Keyboard Maestro 8.0.4 “Super Swap” Macro


Keyboard Maestro 8.0.4 “Super Swap” Macro

Name: Super Swap
Author: Mike Pasini
Version: 1.0a
Last Update: 7 December 2017


Keyboard Maestro comes with a Swap Characters macro in the Macro Library which does the job for those of us who regularly transpose characters.

I have elevated that defect to a higher level by transposing words and even phrases. So I wrote some macros to swap those as well.

But I started to get trigger happy with multiple swapping macros. So I consolidated them into one macro with the same trigger whose behavior changes based on the selection.

I no longer have to remember how to invoke the correct routine. The macro itself knows what to do.


This macro swaps characters if no selection is made, words if there are just two words selected, outer words if three are selected and whole phrases separated by an “and” or an “or.” You can also use a double caret to delimit two elements to swap.

If the macro can’t handle your selection, it leaves it alone.

Each case is illustrated below with an example in which the | indicates cursor position when the whole original is not selected. The swapped line in each example was actually created by the macro.

  1. To swap characters, put the cursor before the first of the two characters to swap or just select both characters.

  2. To swap words, just select the two words and the space between them.

     John said
     said John
  3. To swap outer words (like “second before first” or “last came first”), just select the three words and the spaces between them.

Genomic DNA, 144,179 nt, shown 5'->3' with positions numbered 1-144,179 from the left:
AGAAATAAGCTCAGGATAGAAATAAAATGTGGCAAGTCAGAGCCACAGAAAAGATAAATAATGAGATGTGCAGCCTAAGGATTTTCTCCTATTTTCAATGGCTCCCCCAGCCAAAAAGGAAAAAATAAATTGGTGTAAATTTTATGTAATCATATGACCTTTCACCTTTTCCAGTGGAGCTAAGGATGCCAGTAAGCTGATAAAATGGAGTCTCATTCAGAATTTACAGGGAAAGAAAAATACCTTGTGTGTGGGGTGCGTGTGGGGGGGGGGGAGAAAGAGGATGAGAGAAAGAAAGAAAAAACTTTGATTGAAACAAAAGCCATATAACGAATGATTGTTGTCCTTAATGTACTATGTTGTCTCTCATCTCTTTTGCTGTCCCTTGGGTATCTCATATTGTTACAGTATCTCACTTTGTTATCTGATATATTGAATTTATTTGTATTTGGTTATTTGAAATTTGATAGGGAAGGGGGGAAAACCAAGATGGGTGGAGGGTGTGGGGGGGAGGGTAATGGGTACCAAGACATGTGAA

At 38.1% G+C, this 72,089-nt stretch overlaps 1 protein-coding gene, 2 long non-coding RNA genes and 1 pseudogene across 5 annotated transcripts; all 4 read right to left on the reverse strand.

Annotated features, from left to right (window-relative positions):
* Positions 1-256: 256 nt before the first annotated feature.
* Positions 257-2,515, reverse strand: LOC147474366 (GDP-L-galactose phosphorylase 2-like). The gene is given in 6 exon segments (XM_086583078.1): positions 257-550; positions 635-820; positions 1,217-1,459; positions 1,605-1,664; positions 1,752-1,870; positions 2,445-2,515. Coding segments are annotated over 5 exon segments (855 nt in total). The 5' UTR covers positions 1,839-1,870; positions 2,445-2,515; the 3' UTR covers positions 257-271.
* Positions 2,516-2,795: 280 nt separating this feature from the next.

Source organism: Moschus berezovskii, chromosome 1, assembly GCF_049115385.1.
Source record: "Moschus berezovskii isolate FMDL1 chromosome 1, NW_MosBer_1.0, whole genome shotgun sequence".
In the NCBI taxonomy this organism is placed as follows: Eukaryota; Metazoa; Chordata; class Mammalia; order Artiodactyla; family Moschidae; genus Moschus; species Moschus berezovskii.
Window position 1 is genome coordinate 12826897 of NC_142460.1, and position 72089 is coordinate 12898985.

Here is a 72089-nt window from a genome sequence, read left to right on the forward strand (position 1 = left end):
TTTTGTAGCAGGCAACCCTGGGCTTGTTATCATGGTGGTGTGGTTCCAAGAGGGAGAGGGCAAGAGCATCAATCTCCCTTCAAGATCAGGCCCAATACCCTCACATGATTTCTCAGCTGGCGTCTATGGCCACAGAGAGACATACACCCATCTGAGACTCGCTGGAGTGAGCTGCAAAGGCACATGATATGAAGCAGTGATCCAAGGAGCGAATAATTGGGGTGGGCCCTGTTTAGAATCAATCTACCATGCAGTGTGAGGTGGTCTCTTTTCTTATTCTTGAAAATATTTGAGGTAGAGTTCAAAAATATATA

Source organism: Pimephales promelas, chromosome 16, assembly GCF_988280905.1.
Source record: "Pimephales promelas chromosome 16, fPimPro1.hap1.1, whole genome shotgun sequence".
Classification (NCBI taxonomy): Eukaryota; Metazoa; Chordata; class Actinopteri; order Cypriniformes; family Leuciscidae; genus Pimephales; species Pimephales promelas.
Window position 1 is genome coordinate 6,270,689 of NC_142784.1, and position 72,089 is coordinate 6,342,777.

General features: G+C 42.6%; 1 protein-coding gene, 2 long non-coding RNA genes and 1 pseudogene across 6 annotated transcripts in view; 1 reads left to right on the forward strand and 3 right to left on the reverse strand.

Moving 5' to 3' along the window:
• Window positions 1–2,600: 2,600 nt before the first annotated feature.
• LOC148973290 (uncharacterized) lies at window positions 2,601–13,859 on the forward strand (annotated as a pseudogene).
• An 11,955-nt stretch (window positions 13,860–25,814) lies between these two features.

worse is better
     better is worse
  4. To swap phrases (like “the usual second award or the grand prize”), just select the whole phrase. The “and” or “or” will stay put and the outer phrases will be swapped.

     the first time I saw Rome and my first trip to Europe
     my first trip to Europe and the first time I saw Rome
     a $100 mail-in rebate or a free set of ink cartridges
     a free set of ink cartridges or a $100 mail-in rebate
  5. To swap elements of a series, select the two items including their punctuation. Elements can be on their own line, as well.

     two, one, three
     one, two, three
  6. To swap anything at all, use two carets (^^) as a fulcrum in your selection. Existing whitespace at the ends of each piece in the selection will be ignored with a space inserted between the two pieces with the caret deleted. A return will be preserved.

     and so on 'abc'^^ but about the 'def'
     but about the 'def' and so on 'abc'


If the result isn’t what you expect, you can restore the original with a Command-Z to undo the swap. That’s when you might resort to the double caret trick or a simple drag-and-drop.


We use a simple, but fast, method of detecting a selection. It works in the applications we use, which include a variety of text editors and InDesign.

If it doesn’t work for you, there is a more sophisticated way to check for a selection. You can use this method ([CB] How to Detect When Clipboard Has Changed [Example]) based on the clipboardseed function (, for example.


You can, and we did (initially), write this macro using Keyboard Maestro actions instead of a shell script.

But Keyboard Maestro’s visual If-Then-Else constructs, helpful in simple cases, quickly became unwieldy. As we added options, a simple Perl script that looked for specific clues in the selection to apply simple regexes to it made it easier to test and expand the macro.

Testing was done with a Perl script in BBEdit that threw a number of test strings at the Perl code, which also identified which branch made the substitution, which was edifying, to say the least.

This is simple enough that other languages could easily have handled the task too. We just admire the economy of working with regexes in Perl.


Nothing tricky going on here except the evaluation of the selection.